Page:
Natural gas is a cornerstone of Sempra, the Fortune 500 giant that is the parent company of San Diego Gas & Electric and Southern California Gas Company.
But on Thursday, Sempra’s top executive said he has no beef with a unanimous vote by the San Diego City Council to eliminate natural gas in new construction and electrify nearly all existing buildings in the city by 2035.
“We’re supportive of where the city wants to go,” Sempra CEO Jeff Martin said when asked about the council’s resolution during the company’s second quarter earnings call with financial analysts. “And I think one thing that’s unique about our business, whether we’re in Louisiana or Mexico or California, we’re strongly aligned with supporting policymakers and making sure we’re advancing services for consumers.”
The council’s vote earlier this week is part of a sweeping update to San Diego’s Climate Action Plan, passed in 2015, to slash greenhouse gas emissions throughout the city.
While many other cities in California, including Encinitas, have passed resolutions to ban natural in new construction, San Diego’s call to retrofit existing structures goes significantly further.
According to a PowerPoint presentation of the city’s update to the Climate Action Plan, 90 percent of natural gas usage in existing buildings will be phased out in the next 12 years. Specifics of the city’s more aggressive plan are still to come.
“It will require an enormous effort on the part of the City and its citizens and should remain a major focus of implementation planning going forward,” the city’s Office of the Independent Budget Analyst said in a report. However, the office did not estimate how much the plan would cost.
An analysis from the Building Electrification Institute and research firm Inclusive Economics looked at the jobs impact of the city’s more aggressive policy and said “policies to decarbonize all existing buildings and achieve local and regional climate goals would create thousands of jobs across San Diego County.”
SDG&E has supplied natural gas to its customers for more than 100 years and SoCalGas is the nation’s single largest natural gas distributor. Parent company Sempra has established itself as one of the most aggressive players in the worldwide liquefied natural gas, or LNG, market.
Martin pointed to the fact that since 1982, the state has decoupled the profit that power companies make from the amount of power they sell to customers.
The price of gas and electricity is a direct “pass-through” so the utilities don’t profit from how much the energy costs. Instead, the California Public Utilities Commission sets a predetermined amount the utilities can make.
“In California, we’ll go out and purchase the fuel at a certain price, whether it be electricity and natural gas, we’ll run a really highly efficient system and we pass that cost on to the customers without markups,” Martin said. “So whether we’re selling more natural gas or less natural gas, isn’t really a financial issue to us.”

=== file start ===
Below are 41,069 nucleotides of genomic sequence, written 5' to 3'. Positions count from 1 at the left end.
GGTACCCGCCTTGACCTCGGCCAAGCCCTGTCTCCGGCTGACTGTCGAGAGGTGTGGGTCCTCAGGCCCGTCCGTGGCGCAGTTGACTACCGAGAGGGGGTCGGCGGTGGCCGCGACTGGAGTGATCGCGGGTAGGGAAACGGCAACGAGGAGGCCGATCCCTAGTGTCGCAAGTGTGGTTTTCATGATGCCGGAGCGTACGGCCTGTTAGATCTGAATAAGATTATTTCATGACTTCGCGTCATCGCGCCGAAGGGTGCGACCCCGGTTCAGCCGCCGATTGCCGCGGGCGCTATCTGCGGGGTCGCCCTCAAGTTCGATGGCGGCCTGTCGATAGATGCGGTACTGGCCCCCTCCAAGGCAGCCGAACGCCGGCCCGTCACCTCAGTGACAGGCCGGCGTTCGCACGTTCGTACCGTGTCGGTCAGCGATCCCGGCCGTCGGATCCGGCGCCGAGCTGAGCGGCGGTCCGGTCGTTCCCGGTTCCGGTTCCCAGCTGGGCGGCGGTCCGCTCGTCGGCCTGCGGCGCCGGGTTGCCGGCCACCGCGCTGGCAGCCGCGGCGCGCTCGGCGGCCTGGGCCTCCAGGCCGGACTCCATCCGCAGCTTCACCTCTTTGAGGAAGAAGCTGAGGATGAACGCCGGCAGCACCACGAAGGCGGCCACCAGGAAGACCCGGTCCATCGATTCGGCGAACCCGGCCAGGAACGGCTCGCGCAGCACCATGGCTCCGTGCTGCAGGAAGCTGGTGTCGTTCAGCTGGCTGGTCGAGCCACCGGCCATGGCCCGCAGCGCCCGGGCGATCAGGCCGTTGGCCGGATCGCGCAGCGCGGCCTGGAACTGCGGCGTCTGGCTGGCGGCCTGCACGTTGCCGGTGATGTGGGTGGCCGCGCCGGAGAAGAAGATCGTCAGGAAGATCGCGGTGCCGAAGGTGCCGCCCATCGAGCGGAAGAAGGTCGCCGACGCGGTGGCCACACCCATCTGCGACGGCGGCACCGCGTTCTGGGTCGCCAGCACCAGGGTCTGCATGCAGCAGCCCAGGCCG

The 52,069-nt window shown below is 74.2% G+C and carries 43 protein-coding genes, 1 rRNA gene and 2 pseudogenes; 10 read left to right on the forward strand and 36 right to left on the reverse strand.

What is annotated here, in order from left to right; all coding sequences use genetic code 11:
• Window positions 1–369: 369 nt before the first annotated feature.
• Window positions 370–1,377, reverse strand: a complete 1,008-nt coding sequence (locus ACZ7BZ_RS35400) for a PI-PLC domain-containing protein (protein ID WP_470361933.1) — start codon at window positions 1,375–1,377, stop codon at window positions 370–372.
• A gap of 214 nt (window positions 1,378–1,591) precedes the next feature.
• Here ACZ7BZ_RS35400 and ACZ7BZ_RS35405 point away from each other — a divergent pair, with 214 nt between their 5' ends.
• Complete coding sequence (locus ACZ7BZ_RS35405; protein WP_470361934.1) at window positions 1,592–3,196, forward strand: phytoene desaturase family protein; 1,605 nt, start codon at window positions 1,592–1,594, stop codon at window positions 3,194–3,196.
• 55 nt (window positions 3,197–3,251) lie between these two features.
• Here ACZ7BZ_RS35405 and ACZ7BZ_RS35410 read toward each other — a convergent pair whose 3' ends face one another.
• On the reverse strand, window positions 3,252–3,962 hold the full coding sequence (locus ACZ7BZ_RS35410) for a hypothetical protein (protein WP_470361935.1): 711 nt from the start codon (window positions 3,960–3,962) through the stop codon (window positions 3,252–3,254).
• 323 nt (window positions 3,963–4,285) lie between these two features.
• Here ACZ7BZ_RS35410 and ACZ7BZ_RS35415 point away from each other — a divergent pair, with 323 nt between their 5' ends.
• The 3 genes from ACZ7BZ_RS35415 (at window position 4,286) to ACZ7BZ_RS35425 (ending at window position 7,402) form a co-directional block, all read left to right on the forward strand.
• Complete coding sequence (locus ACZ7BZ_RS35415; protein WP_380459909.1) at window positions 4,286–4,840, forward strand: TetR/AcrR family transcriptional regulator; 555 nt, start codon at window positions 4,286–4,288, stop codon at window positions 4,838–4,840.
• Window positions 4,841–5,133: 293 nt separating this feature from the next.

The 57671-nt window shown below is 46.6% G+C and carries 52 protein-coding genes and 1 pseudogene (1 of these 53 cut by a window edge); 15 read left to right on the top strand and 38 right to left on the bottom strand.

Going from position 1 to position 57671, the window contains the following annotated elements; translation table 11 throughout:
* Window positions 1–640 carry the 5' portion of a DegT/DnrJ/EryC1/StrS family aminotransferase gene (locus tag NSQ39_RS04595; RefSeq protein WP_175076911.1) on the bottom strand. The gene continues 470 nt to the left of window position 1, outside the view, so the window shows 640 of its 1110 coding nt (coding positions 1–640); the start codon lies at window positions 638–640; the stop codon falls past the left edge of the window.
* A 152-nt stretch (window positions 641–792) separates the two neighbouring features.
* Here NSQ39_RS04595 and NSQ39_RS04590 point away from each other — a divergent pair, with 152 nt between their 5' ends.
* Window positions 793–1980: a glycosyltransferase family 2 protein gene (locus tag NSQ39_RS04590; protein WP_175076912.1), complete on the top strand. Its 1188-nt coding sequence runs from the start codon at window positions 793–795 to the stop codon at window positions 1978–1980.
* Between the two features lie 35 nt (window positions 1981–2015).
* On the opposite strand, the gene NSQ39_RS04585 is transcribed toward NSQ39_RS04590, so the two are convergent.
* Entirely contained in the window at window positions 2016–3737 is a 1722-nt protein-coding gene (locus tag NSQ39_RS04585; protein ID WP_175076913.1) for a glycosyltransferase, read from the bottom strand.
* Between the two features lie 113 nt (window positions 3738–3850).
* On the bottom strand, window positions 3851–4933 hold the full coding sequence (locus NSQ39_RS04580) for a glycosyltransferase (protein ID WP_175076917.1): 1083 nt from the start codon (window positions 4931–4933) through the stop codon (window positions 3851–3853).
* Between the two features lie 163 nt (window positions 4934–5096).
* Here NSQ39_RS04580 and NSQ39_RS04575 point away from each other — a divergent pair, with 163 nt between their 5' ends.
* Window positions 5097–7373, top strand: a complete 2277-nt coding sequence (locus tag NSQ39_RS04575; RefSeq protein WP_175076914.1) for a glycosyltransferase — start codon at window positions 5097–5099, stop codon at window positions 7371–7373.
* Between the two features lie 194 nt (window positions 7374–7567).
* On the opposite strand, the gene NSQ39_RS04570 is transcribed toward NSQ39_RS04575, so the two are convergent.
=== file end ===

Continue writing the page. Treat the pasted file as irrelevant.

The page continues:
But Martin also said natural gas “has a long-term role in the economy here in the United States and globally.”
Natural gas is a fossil fuel and methane can leak from pipelines, well sites and other infrastructure. Methane is about 30 times more potent than CO2 when released into the atmosphere.
The state of California already plans to derive 100 percent of its electricity from carbon-free sources by 2045. Earlier this year, SDG&E released a “roadmap” to reach the net-zero target and predicted natural gas would remain in the utility’s energy portfolio by 2045, but at significantly lower volumes.
On Thursday’s earnings call, Sempra officials touted SoCalGas reporting a 37 percent reduction in fugitive methane emissions in 2021.
Sempra and its subsidiaries have sought ways to clean up natural gas, such as investing in what they “renewable natural gas”— gas that’s generated through biogas produced by organic waste from sources such as cow manure at dairies and farms — and conducting pilot projects to blend hydrogen with natural gas to reduce emissions.
But Matthew Vasilakis, co-director of policy for the local environmental group Climate Action Campaign, said, “all of those things are simply ways to ensure their fossil-fuel infrastructure continues to generate the profits they need to expand … If the city’s committed to zero carbon, then there’s no way that methane gas or any of the false solutions that Sempra and SDG&E have put forward” should be be included.
Sempra is the majority owner in the $10 billion Cameron LNG facility on the Louisiana Gulf Coast, which opened full commercial operations in August 2020, shipping gas to markets around the world. The company is also adding an export component to an existing LNG facility it operates near Ensenada, Mexico.
Plus, Sempra is working to construct a huge LNG facility in Port Arthur, Texas, and the company is in discussions with the Mexican government to build LNG projects in the port city of Topolobampo and in seaside town of Salina Cruz in the state of Oaxaca.
In the LNG process, export facilities take natural gas via pipelines and cool it to minus 260 degrees Fahrenheit. They load the liquefied gas onto specially made cargo tanks on double-hulled ships that take the LNG to markets around the world, many of them eager to replace their use of coal with natural gas.